The Weather project, Studio Olafur Eliassion, 2003
Plato's pharmacy by Derrida
In this essay Derrida takes a closer look at the myth of Teuth included at the end of Plato's Phaedrus.
Socrates never wrote anything himself, Plato did. And writing is sophistry, like rhetoric, and speech is socratic, according to Plato. Now, Plato of course wrote in dialogues and it is often up to the reader to take a certain side.
Plato's case is clear and he sides with Socrates and thus king Thamos: writing will only create forgetfulness and is not a remedy for memory itself, but a way of reminding. Writing is a not a "remedy" (pharmakon) for memory but instead it is "poison" (pharmakon). Pharmakon can mean both things.
As a side note, it is interesting that Theuth, the inventor of writing, symbolizes the moon, and king Thamos, the judge, is interchangable with the sun God Amon. Writing is a reflection just like the moon reflects the sun.
Derrida wants to deconstruct the opposition of writing/speech. Now Derrida focuses on the word pharmakon, which is affiliated with writing. He states that writing itself cannot be reduced to the series of oppositional concepts that it precedes and produces . So he is saying that writing is the origin of the origin and that the son (Theuth) fathers the father (Thamus). Pharmakon is the prior medium in which diferentiation is produced.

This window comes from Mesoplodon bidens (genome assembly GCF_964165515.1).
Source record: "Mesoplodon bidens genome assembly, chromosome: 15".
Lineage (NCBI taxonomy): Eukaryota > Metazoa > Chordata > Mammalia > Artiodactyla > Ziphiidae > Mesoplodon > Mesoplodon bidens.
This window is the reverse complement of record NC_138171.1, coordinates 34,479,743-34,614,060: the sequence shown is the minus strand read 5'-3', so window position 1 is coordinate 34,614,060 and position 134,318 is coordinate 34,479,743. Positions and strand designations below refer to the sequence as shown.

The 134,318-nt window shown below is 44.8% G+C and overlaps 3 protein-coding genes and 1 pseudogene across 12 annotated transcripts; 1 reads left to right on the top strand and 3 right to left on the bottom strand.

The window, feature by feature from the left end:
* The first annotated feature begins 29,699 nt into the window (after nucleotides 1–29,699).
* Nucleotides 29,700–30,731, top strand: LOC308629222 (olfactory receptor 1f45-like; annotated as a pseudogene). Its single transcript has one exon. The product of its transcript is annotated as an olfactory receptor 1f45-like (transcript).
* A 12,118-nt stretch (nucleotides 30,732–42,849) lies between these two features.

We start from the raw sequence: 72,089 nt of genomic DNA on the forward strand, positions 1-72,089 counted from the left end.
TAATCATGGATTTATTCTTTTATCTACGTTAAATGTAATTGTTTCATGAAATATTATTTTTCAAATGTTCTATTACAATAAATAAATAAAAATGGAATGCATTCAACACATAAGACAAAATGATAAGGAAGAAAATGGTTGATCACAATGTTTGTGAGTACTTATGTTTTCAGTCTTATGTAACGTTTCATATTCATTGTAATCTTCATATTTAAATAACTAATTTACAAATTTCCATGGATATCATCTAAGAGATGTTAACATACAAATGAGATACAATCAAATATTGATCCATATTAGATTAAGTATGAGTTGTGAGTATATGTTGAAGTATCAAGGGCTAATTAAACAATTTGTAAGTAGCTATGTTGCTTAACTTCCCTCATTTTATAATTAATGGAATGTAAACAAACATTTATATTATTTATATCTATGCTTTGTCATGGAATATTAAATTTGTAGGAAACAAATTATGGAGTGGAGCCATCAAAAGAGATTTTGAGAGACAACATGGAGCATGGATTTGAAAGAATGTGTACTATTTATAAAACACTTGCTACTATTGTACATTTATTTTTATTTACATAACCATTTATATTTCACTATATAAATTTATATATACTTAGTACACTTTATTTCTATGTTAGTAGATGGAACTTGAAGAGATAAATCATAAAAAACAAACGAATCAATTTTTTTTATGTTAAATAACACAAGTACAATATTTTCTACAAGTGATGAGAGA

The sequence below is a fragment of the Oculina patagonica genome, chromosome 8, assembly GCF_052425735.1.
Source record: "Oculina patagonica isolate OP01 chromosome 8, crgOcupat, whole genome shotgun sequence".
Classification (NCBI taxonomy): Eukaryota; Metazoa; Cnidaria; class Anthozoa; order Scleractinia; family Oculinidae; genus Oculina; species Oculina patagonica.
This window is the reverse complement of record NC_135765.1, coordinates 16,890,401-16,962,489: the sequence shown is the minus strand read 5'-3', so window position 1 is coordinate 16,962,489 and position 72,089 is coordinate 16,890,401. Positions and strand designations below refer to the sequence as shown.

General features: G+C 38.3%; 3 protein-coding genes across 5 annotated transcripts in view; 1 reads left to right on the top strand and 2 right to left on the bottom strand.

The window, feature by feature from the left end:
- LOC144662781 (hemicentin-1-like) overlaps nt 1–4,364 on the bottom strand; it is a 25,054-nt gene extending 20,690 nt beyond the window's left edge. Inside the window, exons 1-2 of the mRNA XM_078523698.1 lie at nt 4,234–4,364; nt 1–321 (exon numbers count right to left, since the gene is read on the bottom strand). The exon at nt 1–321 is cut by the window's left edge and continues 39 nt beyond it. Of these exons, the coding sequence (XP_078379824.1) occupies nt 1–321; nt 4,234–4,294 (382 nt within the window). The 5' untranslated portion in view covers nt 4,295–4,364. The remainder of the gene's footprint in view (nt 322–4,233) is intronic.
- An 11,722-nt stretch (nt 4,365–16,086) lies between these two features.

This means that it is impossible to attach conceptal opposites (differentation) like remedy/poison, good/bad, light/dark etc. without writing. Writing constitutes the medium in which opposites are opposed. Pharmakon produces difference.
I'm reminded by Derrida's famous statement "There is nothing outside the (con)text".
Text, according to Derrida refers to context and includes all about the "real-life" situation of the speech/text.
Socrates is actually standing in for Thamos (presence), while Phaedrus is standing in for Theuth (absence).
Thamos is closer to the Forms, while Theuth is all about shadows. Theuth is supplementary to Thamos, according to Plato.
Socrates is setting up logocentrism here in Western philosophy, which is the view that speech and not writing is central to language.
Now I understand that Pharmakon is an example of Derrida's concept of trace. A trace is originary, it conveys the impossibility of an origin or a centre (like logocentrism). So when you say pharmakon signifies Remedy it implies that it is not Poison. It implies what is does not mean. They are interdependent. So speech is in a way dependent on writing as well! Writing is not exterior to speech but also has a quality of interiority itself.
So Derrida suggests that written symbols are signifiers on their own (and not signifiers of signifiers), that they should not be considered as derivative from speech.
And if writing is supplementary to speech, it also implies that there is a loss of presence in speech that must be supplemented by writing. Writing may recover what is lacking in speech. So writing is not merely absence, just as speech is not merely presence. Speech occurs in writing and writing occurs in speech.